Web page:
'The world was making my movie too on the nose': Boots Riley on his directorial debut

Hip-hop artist Boots Riley makes his film debut Friday with Sorry to Bother You, a boundary-pushing exploration of the ‘soul-crushing’ world of telemarketing.

Hip-hop artist's film Sorry to Bother You is about the 'soul-crushing' world of telemarketing

Director Boots Riley and Steven Yeun on the set of Sorry to Bother You. (Annapurna Pictures/Entertainment One)

Boots Riley once spent his days cold calling unsuspecting Americans.

He was a telemarketer — like Cassius Green, the main character from his film Sorry to Bother You — who vowed revenge against a job he called soul crushing.  

But if it weren't for that soul-crushing job, he wouldn't have had the inspiration for Sorry to Bother You.

His film follows Cassius Green (Lakeith Stanfield), a black telemarketer who discovers the secret to becoming a "power caller" by using his white voice. As Cassius climbs the ranks at work, his fellow telemarketers stage a rebellion, and it all ends with an indescribable twist.

From musician to director

The film is Riley's directorial debut. He has been the frontman of Oakland band The Coup for decades, rapping about social change and activism.

The hip-hop artist has been trying to bring his talents to the big screen for awhile, and said it hasn't been an easy feat.

"A musician with a script is probably the person you want to avoid," said Riley. Industry folks were dubious of the quality. "It took me getting people a little at a time to say they were down with it."

The first person to be down with it? David Cross, who plays Cassius Green's white voice.

The second? Patton Oswalt, the mysteriously unnamed Mr. _______'s (Omari Hardwick) white voice.

Getting big names on board

The script was published as a paperback novel in 2014. Riley was then admitted to the Sundance writing and directing lab, a win that got the right people interested.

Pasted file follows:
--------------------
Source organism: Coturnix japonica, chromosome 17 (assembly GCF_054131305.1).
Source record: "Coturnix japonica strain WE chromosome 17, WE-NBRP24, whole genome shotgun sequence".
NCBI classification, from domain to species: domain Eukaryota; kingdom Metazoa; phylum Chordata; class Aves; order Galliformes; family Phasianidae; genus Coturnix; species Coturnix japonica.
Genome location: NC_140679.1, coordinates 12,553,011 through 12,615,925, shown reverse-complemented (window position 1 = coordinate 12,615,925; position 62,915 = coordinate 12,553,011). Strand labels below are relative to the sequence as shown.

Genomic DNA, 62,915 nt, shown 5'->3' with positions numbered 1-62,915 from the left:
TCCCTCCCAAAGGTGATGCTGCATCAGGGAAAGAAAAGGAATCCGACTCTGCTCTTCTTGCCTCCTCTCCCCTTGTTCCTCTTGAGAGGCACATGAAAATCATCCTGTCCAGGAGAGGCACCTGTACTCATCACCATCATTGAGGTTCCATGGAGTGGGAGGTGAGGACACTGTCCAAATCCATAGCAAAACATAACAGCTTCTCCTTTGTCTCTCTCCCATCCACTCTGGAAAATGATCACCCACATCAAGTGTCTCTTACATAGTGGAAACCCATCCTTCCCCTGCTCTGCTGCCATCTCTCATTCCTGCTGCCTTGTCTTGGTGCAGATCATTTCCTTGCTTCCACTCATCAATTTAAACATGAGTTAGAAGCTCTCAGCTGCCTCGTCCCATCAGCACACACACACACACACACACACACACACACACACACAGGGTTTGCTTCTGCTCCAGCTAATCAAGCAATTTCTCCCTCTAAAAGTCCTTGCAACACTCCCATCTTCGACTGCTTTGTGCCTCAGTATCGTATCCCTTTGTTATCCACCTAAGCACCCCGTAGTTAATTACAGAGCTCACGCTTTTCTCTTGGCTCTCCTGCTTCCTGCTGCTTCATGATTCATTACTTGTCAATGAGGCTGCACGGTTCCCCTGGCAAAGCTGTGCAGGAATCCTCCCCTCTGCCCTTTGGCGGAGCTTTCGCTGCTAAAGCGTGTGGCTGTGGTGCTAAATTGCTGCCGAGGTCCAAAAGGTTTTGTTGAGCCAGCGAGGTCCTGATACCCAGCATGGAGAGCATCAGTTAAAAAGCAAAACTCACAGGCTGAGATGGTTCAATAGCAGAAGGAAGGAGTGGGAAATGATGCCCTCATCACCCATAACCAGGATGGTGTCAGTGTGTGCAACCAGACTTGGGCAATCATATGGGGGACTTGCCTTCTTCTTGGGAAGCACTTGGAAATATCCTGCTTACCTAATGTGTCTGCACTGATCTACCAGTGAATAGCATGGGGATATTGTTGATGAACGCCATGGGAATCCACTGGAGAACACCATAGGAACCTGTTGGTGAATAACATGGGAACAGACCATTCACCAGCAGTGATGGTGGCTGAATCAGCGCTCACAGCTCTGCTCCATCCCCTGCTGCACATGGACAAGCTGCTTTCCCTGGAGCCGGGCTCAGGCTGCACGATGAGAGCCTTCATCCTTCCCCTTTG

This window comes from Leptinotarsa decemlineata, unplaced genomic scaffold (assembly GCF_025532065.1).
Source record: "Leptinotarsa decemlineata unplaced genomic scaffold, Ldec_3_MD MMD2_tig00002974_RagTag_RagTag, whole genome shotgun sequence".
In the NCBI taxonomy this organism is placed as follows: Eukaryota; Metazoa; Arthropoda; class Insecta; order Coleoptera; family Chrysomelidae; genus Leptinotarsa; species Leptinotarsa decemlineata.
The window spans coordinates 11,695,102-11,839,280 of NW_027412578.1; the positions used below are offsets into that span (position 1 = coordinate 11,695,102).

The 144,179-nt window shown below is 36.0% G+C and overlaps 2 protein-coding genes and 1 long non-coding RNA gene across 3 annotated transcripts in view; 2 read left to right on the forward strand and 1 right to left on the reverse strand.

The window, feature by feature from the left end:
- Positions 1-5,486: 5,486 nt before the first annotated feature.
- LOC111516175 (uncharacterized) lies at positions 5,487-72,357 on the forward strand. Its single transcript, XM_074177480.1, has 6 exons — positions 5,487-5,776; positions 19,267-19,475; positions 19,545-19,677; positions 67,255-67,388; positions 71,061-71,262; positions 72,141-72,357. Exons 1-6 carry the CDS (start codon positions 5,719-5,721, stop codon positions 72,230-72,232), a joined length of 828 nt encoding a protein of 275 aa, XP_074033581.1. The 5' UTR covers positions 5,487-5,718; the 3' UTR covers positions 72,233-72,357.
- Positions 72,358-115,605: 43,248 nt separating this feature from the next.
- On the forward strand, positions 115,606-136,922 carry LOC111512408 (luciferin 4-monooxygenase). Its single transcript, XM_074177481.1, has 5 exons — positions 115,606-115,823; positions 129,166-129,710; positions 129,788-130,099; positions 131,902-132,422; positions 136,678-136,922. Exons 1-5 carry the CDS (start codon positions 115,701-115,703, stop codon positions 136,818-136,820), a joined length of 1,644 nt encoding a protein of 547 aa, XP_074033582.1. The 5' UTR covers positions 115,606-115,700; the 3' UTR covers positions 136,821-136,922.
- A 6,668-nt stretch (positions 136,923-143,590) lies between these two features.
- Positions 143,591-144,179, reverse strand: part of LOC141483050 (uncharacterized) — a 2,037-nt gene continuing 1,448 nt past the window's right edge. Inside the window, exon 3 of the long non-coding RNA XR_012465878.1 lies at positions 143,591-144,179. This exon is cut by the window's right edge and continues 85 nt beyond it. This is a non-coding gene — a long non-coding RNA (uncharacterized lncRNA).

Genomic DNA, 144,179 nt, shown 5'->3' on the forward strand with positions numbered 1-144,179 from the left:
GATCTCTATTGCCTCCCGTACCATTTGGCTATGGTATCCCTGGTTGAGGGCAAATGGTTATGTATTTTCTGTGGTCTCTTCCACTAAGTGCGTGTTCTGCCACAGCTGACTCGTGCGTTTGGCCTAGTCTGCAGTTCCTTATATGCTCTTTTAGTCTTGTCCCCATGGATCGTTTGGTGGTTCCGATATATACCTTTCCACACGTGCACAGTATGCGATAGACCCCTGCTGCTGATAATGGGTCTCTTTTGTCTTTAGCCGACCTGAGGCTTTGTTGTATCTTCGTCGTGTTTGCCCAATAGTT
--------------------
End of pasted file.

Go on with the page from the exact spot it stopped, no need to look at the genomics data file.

"That lead to actors circling it around, thinking, these are some different kind of characters; I would love to play something like that," said Riley.

The film attracted the likes of Lakeith Stanfield, Tessa Thompson, Danny Glover, Terry Crews and Armie Hammer to name a few.

And although written seven years ago, the script and film are still relevant today.

"It was relevant in 2012, it was relevant in 1972 and, you know, probably will be relevant for some years to come," said Riley.

"I long for the day when it becomes irrelevant."

Tessa Thompson as Detroit and Lakeith Stanfield as Cassius Green star in director Boots Riley's Sorry To Bother You. (Annapurna Pictures/Entertainment One)

Predicting the future

Riley's script was making pop culture references before they even happened.

It coyly hints at Kendall Jenner's Pepsi snafu, and one of the lines, "WorryFree is Making America Great Again," had to be changed.

"The world was making my movie too on the nose," said Riley.

Because he wanted to talk about bigger ideas, and wasn't a fan of his main character going through what he calls "cliché trials and tribulations," he decided to bend reality.

Riley created power callers, the upper echelon of a telemarketing company, who get to ride a special ego-boosting elevator to the top. He has black employees use white voices in order to climb the ranks. And the main character, Cassius, is offered $100 million to do something … questionable.

"[That] makes you then think about the reality of your world," said Riley.

"We're not just watching somebody go through something and empathizing with him. But we're going through something as well."

Although Riley says he wants his viewers to get a lot from the film, there is one thing in particular he's hoping for.

"I hope that it leaves you optimistic, and I hope it leaves you wanting to engage with the world."

Sorry to Bother You is already receiving commendation. The film is out in select theatres across Canada Friday.


Haley Lewis is a 2018 CBC Joan Donaldson Scholar. She is from the Maritimes and recently completed a Master of Journalism at UBC. She writes about arts, culture and politics. Connect with her on twitter: @haleylewis_